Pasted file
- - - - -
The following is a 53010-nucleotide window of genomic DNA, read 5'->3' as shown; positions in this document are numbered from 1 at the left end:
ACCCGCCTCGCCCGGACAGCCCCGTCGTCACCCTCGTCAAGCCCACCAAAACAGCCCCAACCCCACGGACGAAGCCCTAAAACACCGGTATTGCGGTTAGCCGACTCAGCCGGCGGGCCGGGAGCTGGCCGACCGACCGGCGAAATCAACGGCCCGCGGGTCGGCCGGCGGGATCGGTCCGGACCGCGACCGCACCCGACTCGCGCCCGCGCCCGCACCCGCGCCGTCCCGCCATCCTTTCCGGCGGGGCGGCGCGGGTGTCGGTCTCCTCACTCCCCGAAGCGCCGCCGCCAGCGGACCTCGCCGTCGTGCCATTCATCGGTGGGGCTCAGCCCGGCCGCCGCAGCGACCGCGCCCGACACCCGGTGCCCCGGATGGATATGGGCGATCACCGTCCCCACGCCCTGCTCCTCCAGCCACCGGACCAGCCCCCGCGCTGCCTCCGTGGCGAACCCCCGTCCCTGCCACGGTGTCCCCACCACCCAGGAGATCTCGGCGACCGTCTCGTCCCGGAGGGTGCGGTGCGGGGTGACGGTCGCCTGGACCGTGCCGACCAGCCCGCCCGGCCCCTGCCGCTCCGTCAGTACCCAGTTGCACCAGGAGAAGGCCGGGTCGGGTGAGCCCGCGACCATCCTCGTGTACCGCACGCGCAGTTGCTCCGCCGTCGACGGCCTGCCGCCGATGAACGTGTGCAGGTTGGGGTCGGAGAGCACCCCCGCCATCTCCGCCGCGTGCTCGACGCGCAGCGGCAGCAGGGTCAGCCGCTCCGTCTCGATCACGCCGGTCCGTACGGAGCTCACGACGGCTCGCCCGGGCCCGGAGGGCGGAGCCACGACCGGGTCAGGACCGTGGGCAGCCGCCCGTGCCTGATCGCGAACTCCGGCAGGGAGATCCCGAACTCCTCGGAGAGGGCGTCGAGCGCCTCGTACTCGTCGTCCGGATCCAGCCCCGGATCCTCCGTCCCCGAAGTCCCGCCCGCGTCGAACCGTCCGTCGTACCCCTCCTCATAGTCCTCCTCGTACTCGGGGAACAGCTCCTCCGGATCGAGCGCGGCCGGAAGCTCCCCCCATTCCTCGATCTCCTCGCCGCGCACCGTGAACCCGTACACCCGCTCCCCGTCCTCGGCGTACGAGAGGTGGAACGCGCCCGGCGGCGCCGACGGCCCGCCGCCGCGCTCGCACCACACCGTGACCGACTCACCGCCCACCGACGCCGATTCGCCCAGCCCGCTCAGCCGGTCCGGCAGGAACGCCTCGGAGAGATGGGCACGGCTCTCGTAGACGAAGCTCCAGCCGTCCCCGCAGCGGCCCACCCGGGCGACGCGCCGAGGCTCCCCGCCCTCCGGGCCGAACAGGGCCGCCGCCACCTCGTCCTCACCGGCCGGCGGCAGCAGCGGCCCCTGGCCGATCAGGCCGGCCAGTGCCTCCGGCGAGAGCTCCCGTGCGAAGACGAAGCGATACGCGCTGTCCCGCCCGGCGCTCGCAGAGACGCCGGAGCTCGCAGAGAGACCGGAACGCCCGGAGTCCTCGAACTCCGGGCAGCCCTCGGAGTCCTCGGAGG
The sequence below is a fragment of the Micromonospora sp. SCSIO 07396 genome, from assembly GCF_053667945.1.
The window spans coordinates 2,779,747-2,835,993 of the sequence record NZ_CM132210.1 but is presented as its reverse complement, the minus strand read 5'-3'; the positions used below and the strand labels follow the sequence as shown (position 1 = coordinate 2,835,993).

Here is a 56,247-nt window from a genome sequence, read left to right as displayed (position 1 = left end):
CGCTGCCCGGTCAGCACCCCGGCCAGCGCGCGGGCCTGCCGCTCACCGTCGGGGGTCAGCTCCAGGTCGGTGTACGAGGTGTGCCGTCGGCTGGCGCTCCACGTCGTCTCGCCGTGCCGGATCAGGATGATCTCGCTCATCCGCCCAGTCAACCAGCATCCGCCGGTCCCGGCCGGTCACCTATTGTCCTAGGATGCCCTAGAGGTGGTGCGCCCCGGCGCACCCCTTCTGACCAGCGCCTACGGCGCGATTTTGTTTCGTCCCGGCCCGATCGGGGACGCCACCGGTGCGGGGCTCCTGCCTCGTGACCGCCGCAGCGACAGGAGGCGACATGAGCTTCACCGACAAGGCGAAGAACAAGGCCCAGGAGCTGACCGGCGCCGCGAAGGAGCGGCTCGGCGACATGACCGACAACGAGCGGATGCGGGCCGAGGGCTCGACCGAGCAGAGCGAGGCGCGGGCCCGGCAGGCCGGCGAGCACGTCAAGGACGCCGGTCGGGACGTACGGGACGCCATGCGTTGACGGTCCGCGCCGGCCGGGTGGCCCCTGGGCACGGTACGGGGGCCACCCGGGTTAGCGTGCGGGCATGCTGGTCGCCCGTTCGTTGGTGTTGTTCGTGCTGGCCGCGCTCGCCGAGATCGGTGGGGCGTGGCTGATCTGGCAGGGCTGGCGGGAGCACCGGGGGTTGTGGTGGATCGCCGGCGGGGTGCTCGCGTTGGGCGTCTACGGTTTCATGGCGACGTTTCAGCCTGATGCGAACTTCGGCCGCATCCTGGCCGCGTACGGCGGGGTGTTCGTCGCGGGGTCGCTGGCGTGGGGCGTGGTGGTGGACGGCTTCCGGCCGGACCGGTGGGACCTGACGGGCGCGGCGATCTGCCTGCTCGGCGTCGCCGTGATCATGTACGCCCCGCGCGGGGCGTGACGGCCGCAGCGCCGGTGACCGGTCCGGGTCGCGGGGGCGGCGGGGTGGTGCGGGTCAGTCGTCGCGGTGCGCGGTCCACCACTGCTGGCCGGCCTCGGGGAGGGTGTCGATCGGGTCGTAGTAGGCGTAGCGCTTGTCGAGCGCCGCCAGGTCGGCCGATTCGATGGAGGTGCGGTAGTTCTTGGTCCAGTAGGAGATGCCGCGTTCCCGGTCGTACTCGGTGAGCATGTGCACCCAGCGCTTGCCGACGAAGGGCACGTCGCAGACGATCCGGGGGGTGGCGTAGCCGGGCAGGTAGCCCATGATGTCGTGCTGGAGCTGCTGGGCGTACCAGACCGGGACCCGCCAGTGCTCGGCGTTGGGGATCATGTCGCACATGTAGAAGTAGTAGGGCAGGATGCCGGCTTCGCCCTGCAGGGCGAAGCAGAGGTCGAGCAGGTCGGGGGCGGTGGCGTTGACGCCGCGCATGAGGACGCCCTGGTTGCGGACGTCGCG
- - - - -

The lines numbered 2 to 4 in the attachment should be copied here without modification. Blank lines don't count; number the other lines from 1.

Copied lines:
ACCCGCCTCGCCCGGACAGCCCCGTCGTCACCCTCGTCAAGCCCACCAAAACAGCCCCAACCCCACGGACGAAGCCCTAAAACACCGGTATTGCGGTTAGCCGACTCAGCCGGCGGGCCGGGAGCTGGCCGACCGACCGGCGAAATCAACGGCCCGCGGGTCGGCCGGCGGGATCGGTCCGGACCGCGACCGCACCCGACTCGCGCCCGCGCCCGCACCCGCGCCGTCCCGCCATCCTTTCCGGCGGGGCGGCGCGGGTGTCGGTCTCCTCACTCCCCGAAGCGCCGCCGCCAGCGGACCTCGCCGTCGTGCCATTCATCGGTGGGGCTCAGCCCGGCCGCCGCAGCGACCGCGCCCGACACCCGGTGCCCCGGATGGATATGGGCGATCACCGTCCCCACGCCCTGCTCCTCCAGCCACCGGACCAGCCCCCGCGCTGCCTCCGTGGCGAACCCCCGTCCCTGCCACGGTGTCCCCACCACCCAGGAGATCTCGGCGACCGTCTCGTCCCGGAGGGTGCGGTGCGGGGTGACGGTCGCCTGGACCGTGCCGACCAGCCCGCCCGGCCCCTGCCGCTCCGTCAGTACCCAGTTGCACCAGGAGAAGGCCGGGTCGGGTGAGCCCGCGACCATCCTCGTGTACCGCACGCGCAGTTGCTCCGCCGTCGACGGCCTGCCGCCGATGAACGTGTGCAGGTTGGGGTCGGAGAGCACCCCCGCCATCTCCGCCGCGTGCTCGACGCGCAGCGGCAGCAGGGTCAGCCGCTCCGTCTCGATCACGCCGGTCCGTACGGAGCTCACGACGGCTCGCCCGGGCCCGGAGGGCGGAGCCACGACCGGGTCAGGACCGTGGGCAGCCGCCCGTGCCTGATCGCGAACTCCGGCAGGGAGATCCCGAACTCCTCGGAGAGGGCGTCGAGCGCCTCGTACTCGTCGTCCGGATCCAGCCCCGGATCCTCCGTCCCCGAAGTCCCGCCCGCGTCGAACCGTCCGTCGTACCCCTCCTCATAGTCCTCCTCGTACTCGGGGAACAGCTCCTCCGGATCGAGCGCGGCCGGAAGCTCCCCCCATTCCTCGATCTCCTCGCCGCGCACCGTGAACCCGTACACCCGCTCCCCGTCCTCGGCGTACGAGAGGTGGAACGCGCCCGGCGGCGCCGACGGCCCGCCGCCGCGCTCGCACCACACCGTGACCGACTCACCGCCCACCGACGCCGATTCGCCCAGCCCGCTCAGCCGGTCCGGCAGGAACGCCTCGGAGAGATGGGCACGGCTCTCGTAGACGAAGCTCCAGCCGTCCCCGCAGCGGCCCACCCGGGCGACGCGCCGAGGCTCCCCGCCCTCCGGGCCGAACAGGGCCGCCGCCACCTCGTCCTCACCGGCCGGCGGCAGCAGCGGCCCCTGGCCGATCAGGCCGGCCAGTGCCTCCGGCGAGAGCTCCCGTGCGAAGACGAAGCGATACGCGCTGTCCCGCCCGGCGCTCGCAGAGACGCCGGAGCTCGCAGAGAGACCGGAACGCCCGGAGTCCTCGAACTCCGGGCAGCCCTCGGAGTCCTCGGAGG
The sequence below is a fragment of the Micromonospora sp. SCSIO 07396 genome, from assembly GCF_053667945.1.
The window spans coordinates 2,779,747-2,835,993 of the sequence record NZ_CM132210.1 but is presented as its reverse complement, the minus strand read 5'-3'; the positions used below and the strand labels follow the sequence as shown (position 1 = coordinate 2,835,993).